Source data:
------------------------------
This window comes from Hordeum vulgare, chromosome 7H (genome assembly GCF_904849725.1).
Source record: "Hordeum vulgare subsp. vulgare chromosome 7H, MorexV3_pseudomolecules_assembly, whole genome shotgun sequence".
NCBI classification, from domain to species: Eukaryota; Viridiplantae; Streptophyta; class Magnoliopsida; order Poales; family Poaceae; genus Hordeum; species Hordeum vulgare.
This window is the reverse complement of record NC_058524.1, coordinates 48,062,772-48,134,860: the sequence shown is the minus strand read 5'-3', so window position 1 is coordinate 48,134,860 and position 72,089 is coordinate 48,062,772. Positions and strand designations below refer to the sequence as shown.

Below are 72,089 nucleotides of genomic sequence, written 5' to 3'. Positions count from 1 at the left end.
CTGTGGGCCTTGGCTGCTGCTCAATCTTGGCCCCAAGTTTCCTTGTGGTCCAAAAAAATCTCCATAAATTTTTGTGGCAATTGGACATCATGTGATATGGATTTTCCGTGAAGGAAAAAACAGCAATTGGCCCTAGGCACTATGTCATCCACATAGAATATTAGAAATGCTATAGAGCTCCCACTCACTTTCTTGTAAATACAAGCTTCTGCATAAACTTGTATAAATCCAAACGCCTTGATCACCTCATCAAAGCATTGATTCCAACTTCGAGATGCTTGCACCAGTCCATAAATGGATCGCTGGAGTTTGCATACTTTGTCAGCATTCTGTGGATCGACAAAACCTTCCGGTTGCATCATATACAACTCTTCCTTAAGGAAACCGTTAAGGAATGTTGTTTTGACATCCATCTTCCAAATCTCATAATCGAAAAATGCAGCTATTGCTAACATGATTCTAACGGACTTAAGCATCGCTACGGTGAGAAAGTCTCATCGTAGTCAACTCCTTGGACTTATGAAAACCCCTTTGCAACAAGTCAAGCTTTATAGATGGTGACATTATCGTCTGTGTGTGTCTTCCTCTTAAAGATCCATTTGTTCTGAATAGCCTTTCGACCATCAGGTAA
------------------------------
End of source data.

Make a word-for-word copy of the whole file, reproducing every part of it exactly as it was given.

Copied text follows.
This window comes from Hordeum vulgare, chromosome 7H (genome assembly GCF_904849725.1).
Source record: "Hordeum vulgare subsp. vulgare chromosome 7H, MorexV3_pseudomolecules_assembly, whole genome shotgun sequence".
NCBI classification, from domain to species: Eukaryota; Viridiplantae; Streptophyta; class Magnoliopsida; order Poales; family Poaceae; genus Hordeum; species Hordeum vulgare.
This window is the reverse complement of record NC_058524.1, coordinates 48,062,772-48,134,860: the sequence shown is the minus strand read 5'-3', so window position 1 is coordinate 48,134,860 and position 72,089 is coordinate 48,062,772. Positions and strand designations below refer to the sequence as shown.

Below are 72,089 nucleotides of genomic sequence, written 5' to 3'. Positions count from 1 at the left end.
CTGTGGGCCTTGGCTGCTGCTCAATCTTGGCCCCAAGTTTCCTTGTGGTCCAAAAAAATCTCCATAAATTTTTGTGGCAATTGGACATCATGTGATATGGATTTTCCGTGAAGGAAAAAACAGCAATTGGCCCTAGGCACTATGTCATCCACATAGAATATTAGAAATGCTATAGAGCTCCCACTCACTTTCTTGTAAATACAAGCTTCTGCATAAACTTGTATAAATCCAAACGCCTTGATCACCTCATCAAAGCATTGATTCCAACTTCGAGATGCTTGCACCAGTCCATAAATGGATCGCTGGAGTTTGCATACTTTGTCAGCATTCTGTGGATCGACAAAACCTTCCGGTTGCATCATATACAACTCTTCCTTAAGGAAACCGTTAAGGAATGTTGTTTTGACATCCATCTTCCAAATCTCATAATCGAAAAATGCAGCTATTGCTAACATGATTCTAACGGACTTAAGCATCGCTACGGTGAGAAAGTCTCATCGTAGTCAACTCCTTGGACTTATGAAAACCCCTTTGCAACAAGTCAAGCTTTATAGATGGTGACATTATCGTCTGTGTGTGTCTTCCTCTTAAAGATCCATTTGTTCTGAATAGCCTTTCGACCATCAGGTAA